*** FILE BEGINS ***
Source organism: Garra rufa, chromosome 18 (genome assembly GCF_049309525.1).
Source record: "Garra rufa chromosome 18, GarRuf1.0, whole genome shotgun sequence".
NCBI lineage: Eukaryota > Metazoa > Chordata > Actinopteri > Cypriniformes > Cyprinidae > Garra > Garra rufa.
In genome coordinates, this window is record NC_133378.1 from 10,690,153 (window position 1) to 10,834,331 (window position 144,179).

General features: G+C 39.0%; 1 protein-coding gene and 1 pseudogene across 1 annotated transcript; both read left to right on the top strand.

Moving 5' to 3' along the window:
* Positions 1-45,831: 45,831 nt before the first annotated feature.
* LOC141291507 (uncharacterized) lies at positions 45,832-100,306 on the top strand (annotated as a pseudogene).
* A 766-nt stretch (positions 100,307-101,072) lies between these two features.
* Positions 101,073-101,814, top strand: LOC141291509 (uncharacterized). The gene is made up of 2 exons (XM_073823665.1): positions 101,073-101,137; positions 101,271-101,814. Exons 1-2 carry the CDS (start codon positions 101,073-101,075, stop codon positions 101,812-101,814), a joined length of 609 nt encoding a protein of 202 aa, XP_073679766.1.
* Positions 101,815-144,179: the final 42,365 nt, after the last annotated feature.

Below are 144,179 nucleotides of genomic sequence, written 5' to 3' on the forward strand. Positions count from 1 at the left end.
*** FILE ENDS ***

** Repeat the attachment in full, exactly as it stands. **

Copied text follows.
Source organism: Garra rufa, chromosome 18 (genome assembly GCF_049309525.1).
Source record: "Garra rufa chromosome 18, GarRuf1.0, whole genome shotgun sequence".
NCBI lineage: Eukaryota > Metazoa > Chordata > Actinopteri > Cypriniformes > Cyprinidae > Garra > Garra rufa.
In genome coordinates, this window is record NC_133378.1 from 10,690,153 (window position 1) to 10,834,331 (window position 144,179).

General features: G+C 39.0%; 1 protein-coding gene and 1 pseudogene across 1 annotated transcript; both read left to right on the top strand.

Moving 5' to 3' along the window:
* Positions 1-45,831: 45,831 nt before the first annotated feature.
* LOC141291507 (uncharacterized) lies at positions 45,832-100,306 on the top strand (annotated as a pseudogene).
* A 766-nt stretch (positions 100,307-101,072) lies between these two features.
* Positions 101,073-101,814, top strand: LOC141291509 (uncharacterized). The gene is made up of 2 exons (XM_073823665.1): positions 101,073-101,137; positions 101,271-101,814. Exons 1-2 carry the CDS (start codon positions 101,073-101,075, stop codon positions 101,812-101,814), a joined length of 609 nt encoding a protein of 202 aa, XP_073679766.1.
* Positions 101,815-144,179: the final 42,365 nt, after the last annotated feature.

Below are 144,179 nucleotides of genomic sequence, written 5' to 3' on the forward strand. Positions count from 1 at the left end.